If you want to crowdsource the content being created by other attendees — and thus get the most from your use of Storify, Cover It Live or Twitter — you need to take the lead in establishing the tag for the event. Make it a tag that can be used as a hashtag in real-time as well as a tag for future media (blog posts, photos, videos, etc.). If you’re able to coordinate with event organizers ahead of time, try to get the hashtag on flyers, calendar postings and most importantly announced at the start of the event.
Live-blogging is tricky to do well. It requires being able to organize and synthesize the contents of a live event on the fly. (It’s even tough to find good examples.) It may be easier to do with something straightforward and predictable in format such as a sporting event, rather than a panel discussion where tangents may make it tricky to follow along. That said, if you’re one of those people who can share something meaningfully in long form and in real-time, go for it.
I would never attempt to livestream an event with just a laptop and a webcam. There are too many people (on-stage and off), the space would be too large and the audio would be crap. The only scenario where I can see this working is if you have, say, a faculty expert who is answering questions about a developing news event. And even then, I suggest doing a dry run before plopping down in a professor’s office with your laptop and a prayer. If it works, though, it can be a great way to lower the barriers between your broader audience and faculty expertise. And you can archive the video to post on YouTube for posterity or perhaps even share with local media. (And consider combining live video with other live elements, as the University of Michigan did for the finals of their solar car race.)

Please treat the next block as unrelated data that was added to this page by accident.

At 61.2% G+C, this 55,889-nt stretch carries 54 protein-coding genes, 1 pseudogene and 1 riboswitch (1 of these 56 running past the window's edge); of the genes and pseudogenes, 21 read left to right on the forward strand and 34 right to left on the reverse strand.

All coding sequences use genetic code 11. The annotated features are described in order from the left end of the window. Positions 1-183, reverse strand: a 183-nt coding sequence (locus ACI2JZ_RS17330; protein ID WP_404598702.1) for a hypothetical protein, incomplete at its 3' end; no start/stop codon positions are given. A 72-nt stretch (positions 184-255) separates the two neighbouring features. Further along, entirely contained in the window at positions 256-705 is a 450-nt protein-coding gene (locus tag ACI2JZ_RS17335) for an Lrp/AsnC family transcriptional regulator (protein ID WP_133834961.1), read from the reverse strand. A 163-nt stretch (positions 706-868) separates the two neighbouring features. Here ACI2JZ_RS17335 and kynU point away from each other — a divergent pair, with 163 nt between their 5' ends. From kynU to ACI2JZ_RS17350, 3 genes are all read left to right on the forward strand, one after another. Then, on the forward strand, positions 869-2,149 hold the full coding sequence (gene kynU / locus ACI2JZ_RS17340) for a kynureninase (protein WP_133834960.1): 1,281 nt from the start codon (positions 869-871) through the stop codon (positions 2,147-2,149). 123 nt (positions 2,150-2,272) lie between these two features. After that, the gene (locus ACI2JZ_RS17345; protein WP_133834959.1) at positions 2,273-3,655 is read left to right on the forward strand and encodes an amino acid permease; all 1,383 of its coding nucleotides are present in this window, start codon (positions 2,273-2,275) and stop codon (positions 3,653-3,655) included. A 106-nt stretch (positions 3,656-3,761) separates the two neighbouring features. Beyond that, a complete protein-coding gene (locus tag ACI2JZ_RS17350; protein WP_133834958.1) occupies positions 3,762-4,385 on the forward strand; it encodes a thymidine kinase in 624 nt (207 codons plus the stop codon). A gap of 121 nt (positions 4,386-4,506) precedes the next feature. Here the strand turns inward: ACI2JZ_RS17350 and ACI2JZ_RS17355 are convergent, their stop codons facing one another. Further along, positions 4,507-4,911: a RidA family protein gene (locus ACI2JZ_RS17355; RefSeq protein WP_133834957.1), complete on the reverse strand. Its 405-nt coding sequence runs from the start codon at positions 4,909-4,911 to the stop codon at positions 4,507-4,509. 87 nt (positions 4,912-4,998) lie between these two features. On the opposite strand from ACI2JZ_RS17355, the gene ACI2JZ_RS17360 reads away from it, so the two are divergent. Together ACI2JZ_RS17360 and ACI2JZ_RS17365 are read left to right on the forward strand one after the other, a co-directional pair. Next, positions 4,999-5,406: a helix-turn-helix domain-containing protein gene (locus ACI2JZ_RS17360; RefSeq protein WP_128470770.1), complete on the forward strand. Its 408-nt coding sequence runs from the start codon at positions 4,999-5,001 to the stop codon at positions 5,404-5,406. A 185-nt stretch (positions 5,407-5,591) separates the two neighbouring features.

If you want more breakdown on livestreaming video, check out this handy breakdown of the available services by Seth Odell. Seth separately posted about Vokle, a live video talkshow service, while EdSocialMedia delved into Livestream last year. And before doing anything, check out these helpful tips from Patrick Powers.
Planning for Real-Time Content
When it comes to creating content in real-time, planning is essential. If you know about the event ahead of time, you can better coordinate with organizers, more widely promote your coverage to your audience (and perhaps solicit content from them, as well) and utilize a broader range of content types and delivery channels.
If the event is unexpected, then the planning comes in the groundwork you lay — testing technology, setting up accounts, thinking through how to wrangle multiple content elements toward a single goal. The other thing about real-time content is that, unless you makes plans to give it a home after the fact, it is ephemeral. Don’t let your efforts slip into the digital ether the minute the event ends — pursue real-time content opportunities that tie into your existing content goals, and make plans for where this content will live after the fact.
How else can you capture a live experience on the web for little or no cost? What successes have you had?